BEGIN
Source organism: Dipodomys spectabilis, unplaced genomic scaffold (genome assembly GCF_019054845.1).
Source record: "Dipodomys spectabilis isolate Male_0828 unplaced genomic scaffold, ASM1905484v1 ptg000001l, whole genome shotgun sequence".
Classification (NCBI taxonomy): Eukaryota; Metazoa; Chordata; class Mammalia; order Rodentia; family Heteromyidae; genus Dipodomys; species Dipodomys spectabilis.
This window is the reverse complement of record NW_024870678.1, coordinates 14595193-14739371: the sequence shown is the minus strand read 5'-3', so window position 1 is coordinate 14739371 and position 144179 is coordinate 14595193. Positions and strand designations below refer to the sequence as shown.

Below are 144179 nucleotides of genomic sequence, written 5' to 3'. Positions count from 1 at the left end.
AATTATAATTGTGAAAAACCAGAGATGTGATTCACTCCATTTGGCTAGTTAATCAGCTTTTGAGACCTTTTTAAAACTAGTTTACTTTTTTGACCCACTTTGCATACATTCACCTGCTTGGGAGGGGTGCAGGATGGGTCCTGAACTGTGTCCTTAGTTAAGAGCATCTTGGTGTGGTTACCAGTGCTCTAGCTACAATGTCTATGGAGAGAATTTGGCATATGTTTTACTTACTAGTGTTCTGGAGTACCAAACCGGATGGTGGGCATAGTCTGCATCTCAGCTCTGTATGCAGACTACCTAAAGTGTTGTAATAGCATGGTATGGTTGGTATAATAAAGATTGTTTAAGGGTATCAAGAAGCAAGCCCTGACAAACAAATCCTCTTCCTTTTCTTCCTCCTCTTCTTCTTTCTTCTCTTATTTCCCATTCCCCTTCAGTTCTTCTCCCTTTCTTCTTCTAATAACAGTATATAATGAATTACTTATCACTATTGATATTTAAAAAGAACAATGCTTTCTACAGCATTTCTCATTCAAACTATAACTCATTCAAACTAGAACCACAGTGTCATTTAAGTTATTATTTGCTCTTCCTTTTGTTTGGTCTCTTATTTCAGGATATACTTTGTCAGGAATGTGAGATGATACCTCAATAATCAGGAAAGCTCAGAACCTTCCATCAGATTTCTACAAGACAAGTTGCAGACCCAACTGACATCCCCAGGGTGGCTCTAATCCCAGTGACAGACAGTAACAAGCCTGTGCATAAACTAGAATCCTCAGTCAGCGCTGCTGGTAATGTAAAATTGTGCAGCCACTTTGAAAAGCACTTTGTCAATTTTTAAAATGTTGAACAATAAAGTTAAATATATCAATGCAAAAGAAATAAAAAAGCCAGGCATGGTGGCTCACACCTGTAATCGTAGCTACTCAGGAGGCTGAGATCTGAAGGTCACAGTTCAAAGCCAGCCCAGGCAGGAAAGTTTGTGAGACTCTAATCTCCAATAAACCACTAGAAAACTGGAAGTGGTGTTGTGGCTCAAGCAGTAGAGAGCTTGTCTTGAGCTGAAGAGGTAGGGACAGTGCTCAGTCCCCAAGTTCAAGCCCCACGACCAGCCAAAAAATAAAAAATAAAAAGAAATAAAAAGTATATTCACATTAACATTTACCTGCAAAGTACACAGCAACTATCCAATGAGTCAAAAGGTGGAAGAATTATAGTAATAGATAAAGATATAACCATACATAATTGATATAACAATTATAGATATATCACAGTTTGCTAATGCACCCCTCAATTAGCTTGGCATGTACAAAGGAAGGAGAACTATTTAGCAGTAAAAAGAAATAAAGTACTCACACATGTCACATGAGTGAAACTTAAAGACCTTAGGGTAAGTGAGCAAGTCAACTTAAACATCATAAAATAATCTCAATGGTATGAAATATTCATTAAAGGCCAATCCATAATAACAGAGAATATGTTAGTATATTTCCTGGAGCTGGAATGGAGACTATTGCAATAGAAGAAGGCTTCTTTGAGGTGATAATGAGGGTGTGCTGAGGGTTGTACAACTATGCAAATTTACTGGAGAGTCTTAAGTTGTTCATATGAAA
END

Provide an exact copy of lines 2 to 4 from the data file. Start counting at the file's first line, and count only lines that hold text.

Source record: "Dipodomys spectabilis isolate Male_0828 unplaced genomic scaffold, ASM1905484v1 ptg000001l, whole genome shotgun sequence".
Classification (NCBI taxonomy): Eukaryota; Metazoa; Chordata; class Mammalia; order Rodentia; family Heteromyidae; genus Dipodomys; species Dipodomys spectabilis.
This window is the reverse complement of record NW_024870678.1, coordinates 14595193-14739371: the sequence shown is the minus strand read 5'-3', so window position 1 is coordinate 14739371 and position 144179 is coordinate 14595193. Positions and strand designations below refer to the sequence as shown.